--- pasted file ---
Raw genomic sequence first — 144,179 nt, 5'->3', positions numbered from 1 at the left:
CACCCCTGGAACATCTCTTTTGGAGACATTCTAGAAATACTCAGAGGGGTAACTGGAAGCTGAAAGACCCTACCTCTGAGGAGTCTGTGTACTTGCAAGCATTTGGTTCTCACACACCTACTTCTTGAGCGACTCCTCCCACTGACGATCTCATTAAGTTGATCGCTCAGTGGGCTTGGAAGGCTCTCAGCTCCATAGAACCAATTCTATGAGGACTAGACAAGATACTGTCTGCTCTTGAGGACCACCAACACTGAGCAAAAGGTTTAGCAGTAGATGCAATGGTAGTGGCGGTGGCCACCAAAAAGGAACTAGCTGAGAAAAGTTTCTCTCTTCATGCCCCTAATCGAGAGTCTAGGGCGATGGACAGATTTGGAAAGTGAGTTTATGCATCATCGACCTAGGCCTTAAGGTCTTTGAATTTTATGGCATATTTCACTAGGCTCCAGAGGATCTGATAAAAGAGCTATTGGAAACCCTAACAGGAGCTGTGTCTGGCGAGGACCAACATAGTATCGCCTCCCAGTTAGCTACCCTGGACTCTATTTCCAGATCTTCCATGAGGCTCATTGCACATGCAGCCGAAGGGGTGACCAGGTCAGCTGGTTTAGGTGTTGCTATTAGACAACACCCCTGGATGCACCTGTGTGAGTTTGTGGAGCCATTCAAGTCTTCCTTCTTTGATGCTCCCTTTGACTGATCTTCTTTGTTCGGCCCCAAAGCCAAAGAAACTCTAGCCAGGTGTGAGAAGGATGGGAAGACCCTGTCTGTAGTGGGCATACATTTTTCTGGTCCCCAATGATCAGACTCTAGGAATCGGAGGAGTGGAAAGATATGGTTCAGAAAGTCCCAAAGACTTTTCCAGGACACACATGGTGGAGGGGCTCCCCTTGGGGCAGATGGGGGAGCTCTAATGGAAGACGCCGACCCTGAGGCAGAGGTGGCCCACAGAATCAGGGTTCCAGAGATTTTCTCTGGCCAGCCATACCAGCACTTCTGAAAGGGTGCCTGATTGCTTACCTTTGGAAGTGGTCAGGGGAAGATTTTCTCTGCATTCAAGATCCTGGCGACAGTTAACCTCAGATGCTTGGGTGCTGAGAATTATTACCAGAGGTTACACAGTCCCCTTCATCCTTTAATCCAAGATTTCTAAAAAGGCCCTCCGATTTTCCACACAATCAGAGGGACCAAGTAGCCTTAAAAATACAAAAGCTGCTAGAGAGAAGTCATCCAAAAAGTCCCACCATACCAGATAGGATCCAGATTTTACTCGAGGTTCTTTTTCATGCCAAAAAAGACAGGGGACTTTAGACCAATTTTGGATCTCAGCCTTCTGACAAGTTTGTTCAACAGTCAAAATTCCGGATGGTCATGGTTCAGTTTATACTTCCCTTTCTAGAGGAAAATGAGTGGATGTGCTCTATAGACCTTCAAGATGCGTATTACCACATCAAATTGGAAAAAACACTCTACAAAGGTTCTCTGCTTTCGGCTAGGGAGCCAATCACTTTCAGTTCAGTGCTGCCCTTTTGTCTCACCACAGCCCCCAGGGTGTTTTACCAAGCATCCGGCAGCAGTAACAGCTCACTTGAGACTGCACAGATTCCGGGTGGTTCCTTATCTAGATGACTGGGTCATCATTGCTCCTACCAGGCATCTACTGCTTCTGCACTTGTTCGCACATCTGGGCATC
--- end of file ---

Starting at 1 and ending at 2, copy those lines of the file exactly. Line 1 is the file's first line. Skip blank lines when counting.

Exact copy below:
Raw genomic sequence first — 144,179 nt, 5'->3', positions numbered from 1 at the left:
CACCCCTGGAACATCTCTTTTGGAGACATTCTAGAAATACTCAGAGGGGTAACTGGAAGCTGAAAGACCCTACCTCTGAGGAGTCTGTGTACTTGCAAGCATTTGGTTCTCACACACCTACTTCTTGAGCGACTCCTCCCACTGACGATCTCATTAAGTTGATCGCTCAGTGGGCTTGGAAGGCTCTCAGCTCCATAGAACCAATTCTATGAGGACTAGACAAGATACTGTCTGCTCTTGAGGACCACCAACACTGAGCAAAAGGTTTAGCAGTAGATGCAATGGTAGTGGCGGTGGCCACCAAAAAGGAACTAGCTGAGAAAAGTTTCTCTCTTCATGCCCCTAATCGAGAGTCTAGGGCGATGGACAGATTTGGAAAGTGAGTTTATGCATCATCGACCTAGGCCTTAAGGTCTTTGAATTTTATGGCATATTTCACTAGGCTCCAGAGGATCTGATAAAAGAGCTATTGGAAACCCTAACAGGAGCTGTGTCTGGCGAGGACCAACATAGTATCGCCTCCCAGTTAGCTACCCTGGACTCTATTTCCAGATCTTCCATGAGGCTCATTGCACATGCAGCCGAAGGGGTGACCAGGTCAGCTGGTTTAGGTGTTGCTATTAGACAACACCCCTGGATGCACCTGTGTGAGTTTGTGGAGCCATTCAAGTCTTCCTTCTTTGATGCTCCCTTTGACTGATCTTCTTTGTTCGGCCCCAAAGCCAAAGAAACTCTAGCCAGGTGTGAGAAGGATGGGAAGACCCTGTCTGTAGTGGGCATACATTTTTCTGGTCCCCAATGATCAGACTCTAGGAATCGGAGGAGTGGAAAGATATGGTTCAGAAAGTCCCAAAGACTTTTCCAGGACACACATGGTGGAGGGGCTCCCCTTGGGGCAGATGGGGGAGCTCTAATGGAAGACGCCGACCCTGAGGCAGAGGTGGCCCACAGAATCAGGGTTCCAGAGATTTTCTCTGGCCAGCCATACCAGCACTTCTGAAAGGGTGCCTGATTGCTTACCTTTGGAAGTGGTCAGGGGAAGATTTTCTCTGCATTCAAGATCCTGGCGACAGTTAACCTCAGATGCTTGGGTGCTGAGAATTATTACCAGAGGTTACACAGTCCCCTTCATCCTTTAATCCAAGATTTCTAAAAAGGCCCTCCGATTTTCCACACAATCAGAGGGACCAAGTAGCCTTAAAAATACAAAAGCTGCTAGAGAGAAGTCATCCAAAAAGTCCCACCATACCAGATAGGATCCAGATTTTACTCGAGGTTCTTTTTCATGCCAAAAAAGACAGGGGACTTTAGACCAATTTTGGATCTCAGCCTTCTGACAAGTTTGTTCAACAGTCAAAATTCCGGATGGTCATGGTTCAGTTTATACTTCCCTTTCTAGAGGAAAATGAGTGGATGTGCTCTATAGACCTTCAAGATGCGTATTACCACATCAAATTGGAAAAAACACTCTACAAAGGTTCTCTGCTTTCGGCTAGGGAGCCAATCACTTTCAGTTCAGTGCTGCCCTTTTGTCTCACCACAGCCCCCAGGGTGTTTTACCAAGCATCCGGCAGCAGTAACAGCTCACTTGAGACTGCACAGATTCCGGGTGGTTCCTTATCTAGATGACTGGGTCATCATTGCTCCTACCAGGCATCTACTGCTTCTGCACTTGTTCGCACATCTGGGCATC